How UFC 300 makes its case on overall value over individual star power

How UFC 300 makes its case on overall value over individual star power

Any MMA fan knows that there are times when you will have to explain things about this sport to your non-fight fan friends, and at those times you might sound a little kooky — even to yourself.

This is inevitable. Maybe it happens when someone asks, "Wait, is it true that a dude bit another dude in a UFC fight recently?" Or perhaps when they ask, "Hold on, so you can’t bite but you can basically win by poking the other guy in the eyes repeatedly?" Somewhere in here you may be called upon to weigh in on whether Jake Paul could beat Conor McGregor and/or Jake Gyllenhaal’s character from Road House. It’s all part of the life we’ve chosen.

Lately, I’ve found that trying to explain the importance of UFC 300 is another one of these opportunities for MMA-induced kookiness. The conversation goes something like this:

"So UFC 300 is the 300th UFC event?"

"No, there’s been almost 700 UFC events at this point."

"Oh. So it’s just the 300th numbered event?"

"Not really. They canceled a couple here and there.

"OK. So … why is it such a big deal?"

"Because it’s UFC 300, obviously."

It’s the kind of thing that makes sense only to the true MMA wackos. But to those wackos, it makes perfect sense.

The whole point is that the century mark is an occasion for celebration. When UFC 100 rolled around, that celebration had an undercurrent of mild surprise and relief. Those of us who followed this sport all through the single- and double-digits knew that it was never a guarantee the UFC would make it to see a centennial event. Then when UFC 200 rolled around it was mostly amazing how much faster that milestone arrived, and what an unquestioned, industry-topping behemoth the UFC had become in such a short amount of time.

Now we’ve reached UFC 300 and the centennial celebration also feels like a moment for reflection. For instance, have you noticed the official fight poster design the UFC went with for this event? At the very real risk of overthinking something that has become a relatively minor piece of the event marketing, it does seem like a conscious choice was made here:

The posters for UFC 100 and UFC 200 had similar themes. (And no, the theme wasn’t Brock Lesnar, though it is interesting that he only had eight UFC fights and yet managed to span the two century marks.) Both those posters centered the fighters. The first looked almost like a police lineup of top UFC draws at the time. The second featured eight of the fighters on the card towering above like titans, forming a glowing golden halo.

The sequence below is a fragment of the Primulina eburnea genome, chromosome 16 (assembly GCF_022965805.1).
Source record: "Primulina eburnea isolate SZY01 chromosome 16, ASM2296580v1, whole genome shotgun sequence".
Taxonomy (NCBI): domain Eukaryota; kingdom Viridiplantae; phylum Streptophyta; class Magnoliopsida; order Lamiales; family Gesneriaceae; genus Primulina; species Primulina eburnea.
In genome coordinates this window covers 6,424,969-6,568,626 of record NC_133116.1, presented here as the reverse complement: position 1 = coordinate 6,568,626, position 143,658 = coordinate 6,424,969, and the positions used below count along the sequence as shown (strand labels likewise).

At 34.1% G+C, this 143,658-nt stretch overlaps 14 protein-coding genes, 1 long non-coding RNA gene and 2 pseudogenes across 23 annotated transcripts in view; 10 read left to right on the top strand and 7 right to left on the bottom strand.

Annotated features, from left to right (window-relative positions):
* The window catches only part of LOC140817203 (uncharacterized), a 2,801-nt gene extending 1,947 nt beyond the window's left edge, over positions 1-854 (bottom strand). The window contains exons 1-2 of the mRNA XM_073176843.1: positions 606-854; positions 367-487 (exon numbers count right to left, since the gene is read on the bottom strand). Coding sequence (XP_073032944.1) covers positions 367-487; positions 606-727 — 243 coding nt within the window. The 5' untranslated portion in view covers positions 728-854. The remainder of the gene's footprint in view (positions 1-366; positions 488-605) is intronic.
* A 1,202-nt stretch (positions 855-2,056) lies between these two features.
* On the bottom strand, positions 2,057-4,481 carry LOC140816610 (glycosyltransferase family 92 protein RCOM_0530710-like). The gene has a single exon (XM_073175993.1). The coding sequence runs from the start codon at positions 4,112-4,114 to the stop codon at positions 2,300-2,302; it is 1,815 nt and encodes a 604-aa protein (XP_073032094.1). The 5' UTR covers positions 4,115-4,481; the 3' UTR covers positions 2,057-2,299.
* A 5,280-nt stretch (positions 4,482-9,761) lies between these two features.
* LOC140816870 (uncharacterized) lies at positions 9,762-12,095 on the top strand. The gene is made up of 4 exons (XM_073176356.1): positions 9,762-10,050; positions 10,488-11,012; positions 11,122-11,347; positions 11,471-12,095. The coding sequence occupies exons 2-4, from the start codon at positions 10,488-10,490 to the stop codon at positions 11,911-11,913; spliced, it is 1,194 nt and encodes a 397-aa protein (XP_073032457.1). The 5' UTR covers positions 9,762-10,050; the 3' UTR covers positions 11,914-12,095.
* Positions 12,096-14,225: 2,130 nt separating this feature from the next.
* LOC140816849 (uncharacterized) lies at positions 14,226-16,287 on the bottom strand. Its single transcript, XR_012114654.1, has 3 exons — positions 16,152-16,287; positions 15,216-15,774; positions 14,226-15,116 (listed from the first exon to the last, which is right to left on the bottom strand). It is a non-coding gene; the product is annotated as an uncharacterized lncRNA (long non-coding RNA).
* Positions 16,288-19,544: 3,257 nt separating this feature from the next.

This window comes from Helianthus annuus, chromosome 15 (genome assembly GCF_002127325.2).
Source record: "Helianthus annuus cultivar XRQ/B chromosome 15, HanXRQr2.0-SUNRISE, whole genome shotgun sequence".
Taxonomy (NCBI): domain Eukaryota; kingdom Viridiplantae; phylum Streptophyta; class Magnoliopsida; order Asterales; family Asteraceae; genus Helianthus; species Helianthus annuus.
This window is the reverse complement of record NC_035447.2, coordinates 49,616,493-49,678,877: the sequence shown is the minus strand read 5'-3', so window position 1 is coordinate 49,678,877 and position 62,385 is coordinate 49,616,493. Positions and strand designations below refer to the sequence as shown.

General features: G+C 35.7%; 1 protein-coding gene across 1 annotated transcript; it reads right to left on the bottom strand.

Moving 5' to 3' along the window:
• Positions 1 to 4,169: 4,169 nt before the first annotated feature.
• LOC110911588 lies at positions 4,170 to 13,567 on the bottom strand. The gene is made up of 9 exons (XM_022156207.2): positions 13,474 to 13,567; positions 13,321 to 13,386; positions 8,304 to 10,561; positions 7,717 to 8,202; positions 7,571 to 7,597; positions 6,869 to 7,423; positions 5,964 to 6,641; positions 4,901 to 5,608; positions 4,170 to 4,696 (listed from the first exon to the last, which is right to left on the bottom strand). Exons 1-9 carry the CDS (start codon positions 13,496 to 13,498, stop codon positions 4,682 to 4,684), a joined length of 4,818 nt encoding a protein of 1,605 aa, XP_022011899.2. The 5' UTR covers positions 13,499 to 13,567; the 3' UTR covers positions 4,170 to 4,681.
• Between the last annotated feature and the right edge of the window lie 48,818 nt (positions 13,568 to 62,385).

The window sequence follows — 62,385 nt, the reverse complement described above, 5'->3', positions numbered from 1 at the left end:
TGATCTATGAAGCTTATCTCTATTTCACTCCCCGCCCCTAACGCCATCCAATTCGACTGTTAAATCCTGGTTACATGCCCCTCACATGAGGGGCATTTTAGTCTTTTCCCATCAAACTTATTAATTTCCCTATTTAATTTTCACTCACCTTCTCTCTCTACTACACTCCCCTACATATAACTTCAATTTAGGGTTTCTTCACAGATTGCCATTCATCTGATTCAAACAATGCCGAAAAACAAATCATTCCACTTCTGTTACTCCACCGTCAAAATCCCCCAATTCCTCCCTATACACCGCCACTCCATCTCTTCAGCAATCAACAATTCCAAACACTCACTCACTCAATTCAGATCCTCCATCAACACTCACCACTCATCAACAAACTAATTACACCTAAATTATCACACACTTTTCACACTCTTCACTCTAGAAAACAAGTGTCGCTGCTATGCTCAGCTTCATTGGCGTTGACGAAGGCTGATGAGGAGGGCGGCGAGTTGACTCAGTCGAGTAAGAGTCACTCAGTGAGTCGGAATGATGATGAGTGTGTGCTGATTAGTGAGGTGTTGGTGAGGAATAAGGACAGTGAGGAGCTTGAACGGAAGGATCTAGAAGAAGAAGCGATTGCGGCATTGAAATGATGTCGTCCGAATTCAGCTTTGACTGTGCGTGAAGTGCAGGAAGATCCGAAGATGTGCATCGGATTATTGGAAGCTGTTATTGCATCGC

The poster for UFC 300 pares back the number of fighters pictured from eight to … zero. Instead of showing us any of the people fighting Saturday, it shows us the UFC logo above a stylized “300.” The fighters themselves are listed at the bottom. Last names only. In tiny type, yellow text on a gold background, like the terms and conditions that no one actually expects you to read.

It’s an interesting way to sell a fight card. It makes no real effort to tell us who’s fighting, or for what stakes. Maybe this is because it assumes that, if we’ve made it this far, we probably already know. And honestly, that’s a pretty safe bet.

It could also be a tacit admission that this event isn't being propelled forward by any one fight or fighter. The promises of a main event so massive it would blow our puny mortal minds never really panned out. Alex Pereira vs. Jamahal Hill for the light heavyweight title is a perfectly fine main event, but it’s also a fight that would be just at home atop any other UFC pay-per-view.

UFC 300 features 12 fighters who have held or currently hold a title belt. Justin Gaethje’s “BMF” belt will be on the line versus Max Holloway. (Photo by Chris Gardner/Getty Images)

The more appealing attraction for a lot of UFC fans is actually the “BMF” title fight between Justin Gaethje and Max Holloway. There’s one that seems destined to be furious and violent and memorable, in all the best ways.

Still, what sells this event (and at a premium price of $79.99 on ESPN+) is its value as a whole. Every fight features someone fans know and care about. Each one seems to matter, some in different ways than others, with none of the undercard filler we see in other events. In terms of value for your pay-per-view dollar, this beats anything the UFC has offered us in years. No single fighter on the card can claim full credit for that.

Of course, marketing it this way also has another effect, whether intended or otherwise. That’s to drive home the power of the UFC brand. No fighter images or likenesses required to sell this one. Just slap UFC 300 on a gold poster (you know, to remind us of the existence of championship belts and so forth) and call it a day. The people will come because it’s a major UFC event — not because of any specific UFC fighter. And definitely not because of any graphic design prowess.

Again, this calculation is probably correct. The UFC has precious few stars these days who are immediately recognizable to the general public. None of them are on UFC 300, and yet it won’t matter. Between the depth of the lineup and the power of the UFC brand, this thing pretty much sells itself. And if we’re reflecting on where the promotion and the sport both find themselves at this new century mark, maybe that’s as good a summary as any.


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